Each month, we are focusing on a record label founded by an active digger. We are starting with Fred Thomas, the man behind Sam Records.
When did you start digging records?
I don’t really consider myself as a “digger” but I have been buying records ever since the mid 80’s.
Do you have a particular style or favourite period ? And why?
I don’t have a particular style. I listen to different types of music, mainly from the 1950’s to the 1970’s … My father used to listen to classical, pop or rock every sunday morning. So I grew up listening to The Rolling Stones, The Clash, Madness, Hendrix, Floyd, Bob Marley, Gainsbourg, Hubert-Felix Thiefaine, JS Bach, Mozart…I also listened to punk, new-wave, “industrial” music from Belgium, The Netherlands and Germany and later to funk and soul. I discovered jazz about twenty years ago and i liked it. Today, I listen to this particular genre the most.
After your first reissue, “Peace Treaty” by the saxophonist Nathan Davis in 2006, what prompted you to creating the label?
In 2006, after meeting with Nathan Davis, I decided to release one of his first recordings, from 1965. As I’m also very interested in photography, I decided to look for the original sleeve photographer, Jean-Pierre Leloir, to try and obtain a photo print and agree on a deal with him. I also decided to search for the owner of the master tapes to find an agreement with him. Five years after the Nathan Davis reissue, I decide to create Sam Records to continue doing the same type if work with other titles. I’m not really familiar with the music industry but it was clear for me I had to try and make the best reissues possible: find the master tapes, the original photography, the original LP to have all the required information and of course a proper licence. I like vinyl, the cover, the artefact and of course the different approach to listening to music that it represents compared to CD or MP3.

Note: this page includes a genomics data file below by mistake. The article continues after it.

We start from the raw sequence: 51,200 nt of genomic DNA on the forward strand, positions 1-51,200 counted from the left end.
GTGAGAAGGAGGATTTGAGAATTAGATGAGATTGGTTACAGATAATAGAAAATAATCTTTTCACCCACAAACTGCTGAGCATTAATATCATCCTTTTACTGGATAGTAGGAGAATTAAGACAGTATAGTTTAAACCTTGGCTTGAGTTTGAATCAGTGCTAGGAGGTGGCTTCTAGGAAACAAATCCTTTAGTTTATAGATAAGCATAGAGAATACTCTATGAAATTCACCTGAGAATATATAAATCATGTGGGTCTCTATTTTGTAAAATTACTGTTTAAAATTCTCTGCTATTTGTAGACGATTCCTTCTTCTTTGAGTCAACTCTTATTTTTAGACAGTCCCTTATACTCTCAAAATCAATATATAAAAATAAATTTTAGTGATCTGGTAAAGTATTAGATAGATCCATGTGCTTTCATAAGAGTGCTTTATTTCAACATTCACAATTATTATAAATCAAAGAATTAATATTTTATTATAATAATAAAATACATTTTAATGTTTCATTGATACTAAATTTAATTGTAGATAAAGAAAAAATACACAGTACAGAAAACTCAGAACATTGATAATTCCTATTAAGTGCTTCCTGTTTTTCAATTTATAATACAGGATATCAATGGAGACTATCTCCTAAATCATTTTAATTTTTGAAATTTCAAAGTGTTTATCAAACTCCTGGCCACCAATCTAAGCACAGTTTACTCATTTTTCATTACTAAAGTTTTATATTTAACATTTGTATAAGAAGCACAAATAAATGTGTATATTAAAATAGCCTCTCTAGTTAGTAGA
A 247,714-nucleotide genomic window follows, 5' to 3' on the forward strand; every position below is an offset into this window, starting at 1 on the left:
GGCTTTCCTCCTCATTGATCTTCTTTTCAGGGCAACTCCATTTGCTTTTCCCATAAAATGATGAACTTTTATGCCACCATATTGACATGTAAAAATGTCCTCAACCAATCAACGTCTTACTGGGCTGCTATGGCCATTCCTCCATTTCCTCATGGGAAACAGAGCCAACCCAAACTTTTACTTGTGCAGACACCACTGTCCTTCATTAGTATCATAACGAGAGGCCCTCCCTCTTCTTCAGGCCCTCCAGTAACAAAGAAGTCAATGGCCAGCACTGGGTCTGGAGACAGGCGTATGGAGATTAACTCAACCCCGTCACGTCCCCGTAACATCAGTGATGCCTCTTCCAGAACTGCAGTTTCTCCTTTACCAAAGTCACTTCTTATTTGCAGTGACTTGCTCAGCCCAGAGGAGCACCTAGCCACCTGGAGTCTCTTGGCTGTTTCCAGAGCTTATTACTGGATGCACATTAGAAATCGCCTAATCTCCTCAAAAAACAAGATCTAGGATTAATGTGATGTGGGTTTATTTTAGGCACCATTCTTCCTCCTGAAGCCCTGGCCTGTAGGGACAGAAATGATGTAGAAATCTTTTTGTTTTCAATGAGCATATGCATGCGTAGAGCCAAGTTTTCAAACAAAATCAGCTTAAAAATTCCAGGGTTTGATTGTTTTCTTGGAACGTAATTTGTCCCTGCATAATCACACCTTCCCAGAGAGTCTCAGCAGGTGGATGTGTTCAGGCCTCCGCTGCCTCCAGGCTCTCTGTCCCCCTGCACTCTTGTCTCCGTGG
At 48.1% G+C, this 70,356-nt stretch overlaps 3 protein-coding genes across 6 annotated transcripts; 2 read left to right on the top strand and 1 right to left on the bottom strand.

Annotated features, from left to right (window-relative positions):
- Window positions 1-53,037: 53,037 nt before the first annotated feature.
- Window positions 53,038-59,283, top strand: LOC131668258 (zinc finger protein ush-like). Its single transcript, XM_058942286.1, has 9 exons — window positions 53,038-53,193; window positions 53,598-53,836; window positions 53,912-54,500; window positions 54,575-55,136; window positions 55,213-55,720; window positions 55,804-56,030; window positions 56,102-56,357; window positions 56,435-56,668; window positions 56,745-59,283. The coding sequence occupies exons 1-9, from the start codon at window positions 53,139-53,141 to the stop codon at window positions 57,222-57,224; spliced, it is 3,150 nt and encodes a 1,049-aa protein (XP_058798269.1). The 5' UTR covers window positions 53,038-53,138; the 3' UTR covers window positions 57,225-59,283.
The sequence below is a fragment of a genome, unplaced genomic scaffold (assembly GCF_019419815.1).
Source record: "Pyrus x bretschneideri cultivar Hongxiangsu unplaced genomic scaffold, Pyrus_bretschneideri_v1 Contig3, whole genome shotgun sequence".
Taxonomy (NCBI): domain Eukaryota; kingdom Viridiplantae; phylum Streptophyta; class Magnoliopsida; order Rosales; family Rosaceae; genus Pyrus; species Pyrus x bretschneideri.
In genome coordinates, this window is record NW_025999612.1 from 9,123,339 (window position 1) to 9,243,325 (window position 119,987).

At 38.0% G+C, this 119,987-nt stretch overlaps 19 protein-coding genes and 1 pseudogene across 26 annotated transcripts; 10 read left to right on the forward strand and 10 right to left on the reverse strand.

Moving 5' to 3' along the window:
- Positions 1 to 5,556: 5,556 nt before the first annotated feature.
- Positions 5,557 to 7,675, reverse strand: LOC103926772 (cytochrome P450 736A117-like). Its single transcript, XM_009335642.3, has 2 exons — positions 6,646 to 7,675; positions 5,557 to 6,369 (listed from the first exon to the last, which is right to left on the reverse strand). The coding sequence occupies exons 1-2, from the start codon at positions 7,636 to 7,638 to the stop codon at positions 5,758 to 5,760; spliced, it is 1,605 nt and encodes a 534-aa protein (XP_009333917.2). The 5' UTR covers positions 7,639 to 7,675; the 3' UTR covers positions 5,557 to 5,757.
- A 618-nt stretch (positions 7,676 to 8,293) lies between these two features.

Why Sam Records?
It is really simple: Sam is the name of my son and I also found it easy to remember and pronounce.
What is the editorial/esthetic line? How do you decide on the choice of reissues?
I choose titles according to two criteria: the love I have for those particular musicians and the level of rarity of the records. Today, I only reissue jazz records but there are other style that also interest me especially some pop or rock titles.
“Less Is More” could be your leitmotif. Why did you chose to restart from original tapes and original pictures?
Less Is More is of course my leitmotif. I chose to restart from originals tapes and pictures for a matter of quality. It’s not the easiest way, especially when the photographer has already passed away and photos are lost. It’s a detective job : to be as close as possible to the original records; from the sound to the artwork. I prefer quality over quantity.
Do you believe that the high difficulty of this search could be a strength for your label?
Yes, I guess quality is one of the strengths of my label. But with a little bit more contacts in the music business the world over, it could become less difficult to pursue the Sam Records story.
Have you receive many negative answers on some of the LPs you were trying to reissue?
Not yet. But I’m still waiting for some answers from music companies… Sometimes it takes a long time!
There is more and more reissues of old LPs. Do you think that the LP reissue market could ever reach saturation point?
If a record is good, it can be reissued. The problem is that too many poor reissues at the same time may kill the good ones. And I’m not sure about the quality I see in stores for most of them. It costs money to make really nice reissues. There is more and more reissues of old LPs, especially in jazz, because most jazz records from the 1950’s and 1960’s have fallen into public domain and some european companies don’t pay anything. They remove the original logo and use a CD for the music: it’s just a 150g or 180g CD !
What are your next releases?
Two Donald Byrd records recorded in Paris in 1958 for Brunswick label and a Chet Baker EP from 1956 from the Barclay catalogue. They will be available in October.
What is the LP you dream of reissuing?
There are many, but Sam is a small company, so I prefer to remain silent on the subject.
Sahib Shihab “Sentiments” (1971, reissue in 2014 by seriE.WOC)
Curtis Amy “Katanga” (1963, reissue by Heavenly Sweetness in 2010)
Batsumi “Batsumi” (1974, reissue by Matsuli Music in 2011)